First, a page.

sqrt( ) designates the square root function. Assuming the following applies:
By using the definitions of equations Eq. 5 and Eq. 6, the following is obtained:
The values (ds/dt)_{max }and (d^{2}S/dt^{2})_{max }thus define constraints on the derivatives of s, which ensure that the Cartesian velocity and acceleration limits are satisfied. It can thus be considered that these are projections of the Cartesian velocity and acceleration limits onto the coordinates of s. Similarly, it is possible to have joint velocity and/or acceleration limits by using the function h(s)=k^{−1}(f(s)) instead of the function f in the preceding calculations. D) Regulator (430) The function of the regulator 430 is to generate movements along the curve 440, so as to keep the error variable as close as possible to zero 420. The regulator used is of the integral type. A “conventional” integral regulator can be expressed in the following form:
This diagram is equivalent to:
In order to include the velocity and acceleration limits, the diagram is modified as follows:
The block “calc (ds/dt)_{max}” and “calc (d^{2}s/dt^{2})_{max}” calculates the speed of acceleration limits projected as a function of sdes as given by equations Eq. 5 and Eq. 6 (df/ds and d^{2}f/ds^{2 }are evaluated for s=sdes). The block satVel saturates the input velocity z as a function of (ds/dt)_{max}. In other words, the following applies:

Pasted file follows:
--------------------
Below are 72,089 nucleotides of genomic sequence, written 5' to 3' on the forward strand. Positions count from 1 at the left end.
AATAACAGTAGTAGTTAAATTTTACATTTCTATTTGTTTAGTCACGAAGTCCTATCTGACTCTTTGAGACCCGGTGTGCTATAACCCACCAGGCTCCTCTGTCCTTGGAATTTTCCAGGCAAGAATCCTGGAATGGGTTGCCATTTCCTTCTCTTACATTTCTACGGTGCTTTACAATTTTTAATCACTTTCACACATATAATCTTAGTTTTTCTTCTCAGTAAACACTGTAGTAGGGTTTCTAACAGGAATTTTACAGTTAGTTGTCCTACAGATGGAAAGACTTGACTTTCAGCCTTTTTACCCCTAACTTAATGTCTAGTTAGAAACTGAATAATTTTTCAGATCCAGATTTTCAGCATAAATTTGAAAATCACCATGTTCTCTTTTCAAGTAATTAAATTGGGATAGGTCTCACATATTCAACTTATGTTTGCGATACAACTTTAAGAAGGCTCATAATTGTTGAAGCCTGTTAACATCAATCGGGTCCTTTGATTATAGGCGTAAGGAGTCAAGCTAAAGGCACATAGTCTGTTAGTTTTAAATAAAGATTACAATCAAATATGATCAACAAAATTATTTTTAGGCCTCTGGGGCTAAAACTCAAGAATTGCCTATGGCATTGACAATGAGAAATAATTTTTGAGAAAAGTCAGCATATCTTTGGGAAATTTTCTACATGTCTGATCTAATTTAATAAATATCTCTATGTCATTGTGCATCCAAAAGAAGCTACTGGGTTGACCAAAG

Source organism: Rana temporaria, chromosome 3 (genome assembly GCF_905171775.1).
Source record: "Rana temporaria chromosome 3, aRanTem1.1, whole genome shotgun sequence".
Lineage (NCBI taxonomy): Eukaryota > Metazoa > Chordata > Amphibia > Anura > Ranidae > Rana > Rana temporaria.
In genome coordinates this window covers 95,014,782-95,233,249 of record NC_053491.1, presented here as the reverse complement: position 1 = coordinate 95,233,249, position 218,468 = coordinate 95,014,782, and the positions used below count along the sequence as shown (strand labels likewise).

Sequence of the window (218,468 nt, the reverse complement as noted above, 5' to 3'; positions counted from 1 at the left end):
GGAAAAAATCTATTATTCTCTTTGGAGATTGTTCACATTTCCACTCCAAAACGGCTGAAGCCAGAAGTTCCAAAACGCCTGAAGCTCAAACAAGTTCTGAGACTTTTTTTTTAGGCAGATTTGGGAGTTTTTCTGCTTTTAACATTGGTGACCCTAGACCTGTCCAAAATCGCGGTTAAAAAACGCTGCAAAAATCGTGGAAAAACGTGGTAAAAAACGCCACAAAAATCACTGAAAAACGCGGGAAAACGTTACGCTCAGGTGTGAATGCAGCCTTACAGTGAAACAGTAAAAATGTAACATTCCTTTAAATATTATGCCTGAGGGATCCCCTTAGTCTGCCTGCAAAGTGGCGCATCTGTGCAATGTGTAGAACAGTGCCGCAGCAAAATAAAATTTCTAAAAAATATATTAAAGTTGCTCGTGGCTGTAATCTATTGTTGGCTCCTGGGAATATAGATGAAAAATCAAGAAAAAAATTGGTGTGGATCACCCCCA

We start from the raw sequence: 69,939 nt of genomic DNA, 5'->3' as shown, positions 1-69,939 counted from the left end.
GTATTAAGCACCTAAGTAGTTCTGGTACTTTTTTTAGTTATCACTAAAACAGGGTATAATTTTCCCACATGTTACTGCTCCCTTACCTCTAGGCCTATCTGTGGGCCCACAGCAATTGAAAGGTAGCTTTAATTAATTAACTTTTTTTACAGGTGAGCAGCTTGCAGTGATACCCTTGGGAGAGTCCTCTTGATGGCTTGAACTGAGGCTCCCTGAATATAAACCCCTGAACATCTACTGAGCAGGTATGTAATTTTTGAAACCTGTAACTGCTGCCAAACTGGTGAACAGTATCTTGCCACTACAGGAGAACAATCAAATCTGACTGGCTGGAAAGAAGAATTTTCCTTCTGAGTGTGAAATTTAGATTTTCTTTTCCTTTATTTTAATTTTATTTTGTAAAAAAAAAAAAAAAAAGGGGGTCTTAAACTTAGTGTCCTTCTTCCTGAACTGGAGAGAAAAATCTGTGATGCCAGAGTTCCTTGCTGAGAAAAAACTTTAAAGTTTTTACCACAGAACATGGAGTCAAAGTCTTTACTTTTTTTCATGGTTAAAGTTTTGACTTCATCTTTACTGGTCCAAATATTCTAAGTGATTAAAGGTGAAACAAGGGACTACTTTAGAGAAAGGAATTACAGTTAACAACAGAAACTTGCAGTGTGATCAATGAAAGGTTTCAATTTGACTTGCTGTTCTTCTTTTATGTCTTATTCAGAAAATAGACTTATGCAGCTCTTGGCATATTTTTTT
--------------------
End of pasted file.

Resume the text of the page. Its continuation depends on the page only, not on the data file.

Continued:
Similarly, satAccel saturates the acceleration u as a function of (d^{2}S/dt^{2}) max i.e.:
Under all circumstances, this scheme ensures that:
When the maximum velocity is not reached, then:
In a general context, the algorithm described ensures that the Cartesian velocity limit is always satisfied and that the acceleration limit is satisfied insofar as the maximum Cartesian velocity is not reached. For a straight line, when the velocity limit is reached, acceleration is zero, so the acceleration limit is satisfied. E) Calculating (430) Movement Setpoints (500) In this example, the movement setpoints 500 are the robot joint coordinates qdes. Starting from the desired position along the curve sdes, it is possible to calculate the corresponding Cartesian position setpoint by using the parametric equation for the curve as given by Eq. 1:
Thereafter, the joint coordinates are obtained using the robot inverse geometrical model written k^{−1}:
If the movement setpoints were velocities, it would be possible to use the corresponding coordinate changes on velocities (equation Eq. 2 and the inverse of the robot kinematic matrix). Patent Citations